Friday, February 25, 2011

Drawing the Remarkable out of the Unremarkable

I mentioned here that the movie Another Year does a fantastic job of drawing the remarkable out of the unremarkable, and since then, I've been looking around for other things that do that. Fortunately, I spend pretty much all day every day staring at my Facebook news feed, and noticed that my friend Chelsy Stevens has been taking photographs lately that totally draw the remarkable out of the unremarkable. She has been participating in Project 365, where you take a picture every day based on fairly open-ended instructions, and was kind enough to allow me to post some of her photos for you to see. Here they are, along with the instructions for that day:



January 18, 2011: Make a photograph with a triangular composition.



January 3, 2011: Make a photograph with a symbol or icon in it today.



January 14, 2011: Get a shot of something in motion today. Freeze or blur it.



January 11, 2011: Make a photograph today that features or uses liquid as a subject.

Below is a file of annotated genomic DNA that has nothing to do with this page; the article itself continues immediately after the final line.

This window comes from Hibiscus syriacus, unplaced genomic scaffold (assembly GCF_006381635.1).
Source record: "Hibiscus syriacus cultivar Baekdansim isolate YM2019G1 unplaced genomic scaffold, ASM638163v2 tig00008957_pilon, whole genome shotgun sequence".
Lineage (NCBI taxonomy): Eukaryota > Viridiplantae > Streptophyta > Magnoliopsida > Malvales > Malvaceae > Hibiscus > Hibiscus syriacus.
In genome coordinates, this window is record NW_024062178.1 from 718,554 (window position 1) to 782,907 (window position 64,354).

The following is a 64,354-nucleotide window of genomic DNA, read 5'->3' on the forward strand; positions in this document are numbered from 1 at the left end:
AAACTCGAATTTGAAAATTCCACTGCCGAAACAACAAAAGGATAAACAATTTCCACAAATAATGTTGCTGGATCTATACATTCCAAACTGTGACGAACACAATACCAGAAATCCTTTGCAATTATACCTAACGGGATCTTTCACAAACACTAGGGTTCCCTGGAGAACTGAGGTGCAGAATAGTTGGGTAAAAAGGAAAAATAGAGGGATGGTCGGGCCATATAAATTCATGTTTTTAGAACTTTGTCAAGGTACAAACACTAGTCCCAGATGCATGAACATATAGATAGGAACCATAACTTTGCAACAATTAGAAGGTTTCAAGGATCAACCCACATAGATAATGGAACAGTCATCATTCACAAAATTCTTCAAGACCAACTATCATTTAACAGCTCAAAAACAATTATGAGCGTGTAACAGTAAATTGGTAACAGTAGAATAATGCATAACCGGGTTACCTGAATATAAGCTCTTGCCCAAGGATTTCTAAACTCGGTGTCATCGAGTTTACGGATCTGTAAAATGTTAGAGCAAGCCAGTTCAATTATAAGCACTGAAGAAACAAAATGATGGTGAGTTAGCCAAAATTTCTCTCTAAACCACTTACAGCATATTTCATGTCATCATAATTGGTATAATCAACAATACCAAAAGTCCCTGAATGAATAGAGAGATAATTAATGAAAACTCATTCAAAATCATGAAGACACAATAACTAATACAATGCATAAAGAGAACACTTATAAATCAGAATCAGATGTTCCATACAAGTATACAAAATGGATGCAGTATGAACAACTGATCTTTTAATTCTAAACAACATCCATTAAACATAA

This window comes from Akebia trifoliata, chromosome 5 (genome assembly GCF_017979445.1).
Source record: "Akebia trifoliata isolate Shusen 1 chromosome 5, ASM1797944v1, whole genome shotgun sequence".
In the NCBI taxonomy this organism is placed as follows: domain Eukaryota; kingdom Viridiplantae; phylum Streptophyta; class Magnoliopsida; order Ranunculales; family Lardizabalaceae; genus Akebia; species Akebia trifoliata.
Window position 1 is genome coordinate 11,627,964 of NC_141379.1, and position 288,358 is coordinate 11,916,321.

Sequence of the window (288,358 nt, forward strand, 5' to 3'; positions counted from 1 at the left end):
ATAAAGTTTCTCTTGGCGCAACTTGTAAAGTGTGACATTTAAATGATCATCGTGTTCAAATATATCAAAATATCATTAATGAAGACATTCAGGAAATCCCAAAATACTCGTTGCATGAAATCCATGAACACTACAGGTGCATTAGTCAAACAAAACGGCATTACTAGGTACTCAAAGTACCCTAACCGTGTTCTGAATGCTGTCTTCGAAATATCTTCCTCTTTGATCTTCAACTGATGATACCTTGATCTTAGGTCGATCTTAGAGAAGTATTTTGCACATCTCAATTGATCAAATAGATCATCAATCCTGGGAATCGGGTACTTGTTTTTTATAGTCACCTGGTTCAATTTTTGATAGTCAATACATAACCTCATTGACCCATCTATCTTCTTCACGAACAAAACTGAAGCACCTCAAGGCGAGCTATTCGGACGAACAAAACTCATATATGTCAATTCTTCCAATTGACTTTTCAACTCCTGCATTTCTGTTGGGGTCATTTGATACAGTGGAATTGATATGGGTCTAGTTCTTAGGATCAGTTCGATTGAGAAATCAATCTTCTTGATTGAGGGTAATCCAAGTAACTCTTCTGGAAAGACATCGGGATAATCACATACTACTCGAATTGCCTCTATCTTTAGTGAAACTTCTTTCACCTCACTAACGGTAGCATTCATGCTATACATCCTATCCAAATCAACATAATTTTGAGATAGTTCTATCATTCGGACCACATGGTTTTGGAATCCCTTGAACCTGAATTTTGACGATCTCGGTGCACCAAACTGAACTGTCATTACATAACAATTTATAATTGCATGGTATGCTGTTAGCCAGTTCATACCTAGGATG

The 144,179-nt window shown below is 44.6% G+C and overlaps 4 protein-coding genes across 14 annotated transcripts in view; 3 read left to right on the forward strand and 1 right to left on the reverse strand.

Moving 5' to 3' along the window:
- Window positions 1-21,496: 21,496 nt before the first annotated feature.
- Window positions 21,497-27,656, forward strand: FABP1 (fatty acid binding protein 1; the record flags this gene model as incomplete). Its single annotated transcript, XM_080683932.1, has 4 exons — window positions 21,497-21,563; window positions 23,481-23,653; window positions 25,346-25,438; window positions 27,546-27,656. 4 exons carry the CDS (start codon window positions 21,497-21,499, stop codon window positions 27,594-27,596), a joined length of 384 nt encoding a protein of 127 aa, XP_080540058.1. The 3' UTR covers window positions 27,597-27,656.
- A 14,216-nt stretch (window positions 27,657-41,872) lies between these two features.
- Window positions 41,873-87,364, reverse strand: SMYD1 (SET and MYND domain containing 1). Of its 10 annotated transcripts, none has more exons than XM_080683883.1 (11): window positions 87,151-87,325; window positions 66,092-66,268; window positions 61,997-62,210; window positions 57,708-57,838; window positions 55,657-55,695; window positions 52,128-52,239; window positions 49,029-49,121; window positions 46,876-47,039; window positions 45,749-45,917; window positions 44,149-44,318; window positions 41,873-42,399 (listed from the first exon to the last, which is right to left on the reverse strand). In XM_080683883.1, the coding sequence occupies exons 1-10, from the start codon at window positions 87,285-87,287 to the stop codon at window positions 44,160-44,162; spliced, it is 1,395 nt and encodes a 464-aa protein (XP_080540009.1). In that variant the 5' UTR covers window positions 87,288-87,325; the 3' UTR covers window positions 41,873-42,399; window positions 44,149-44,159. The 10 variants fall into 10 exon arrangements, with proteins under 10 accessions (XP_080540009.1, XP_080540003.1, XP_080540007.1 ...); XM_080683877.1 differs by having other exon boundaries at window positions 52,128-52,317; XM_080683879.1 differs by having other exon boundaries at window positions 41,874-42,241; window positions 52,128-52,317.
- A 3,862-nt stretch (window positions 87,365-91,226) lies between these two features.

January 15, 2011: Make a photograph of two complimentary objects arranged to show their relationship to each other.


See what I mean? You would never have thought that any of the items in those pictures was remarkable, but the picture helps you see their beauty. 

While I'm on the subject of posting other people's stuff, I'm also going to reproduce the words of the late Israeli poet Yehuda Amichai, whom I think could possibly be called the patron saint of drawing the remarkable out of the unremarkable. This is from his 2000 book Open Closed Open, translated by Chana Bloch and Chana Kronfeld:

The precision of pain and the blurriness of joy. I'm thinking
how precise people are when they describe their pain in a doctor's office.
Even those who haven't learned to read and write are precise:
'This one's a throbbing pain, that one's a wrenching pain,
this one gnaws, that one burns, this is a sharp pain
and that - a dull one. Right here. Precisely here,
yes, yes.' Joy blurs everything. I've heard people say
after nights of love and feasting, 'It was great,
I was in seventh heaven.' Even the spaceman who floated
in outer space, tethered to a spaceship, could say only, 'Great,
wonderful, I have no words.'
The blurriness of joy and the precision of pain -
I want to describe, with a sharp pain's precision, happiness
and blurry joy. I want to speak among the pains.
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1 comment :

  1. That picture project sounds really cool. I've always wished I was a good photographer. I'm so jealous of people who can make beautiful pictures out of everyday objects.

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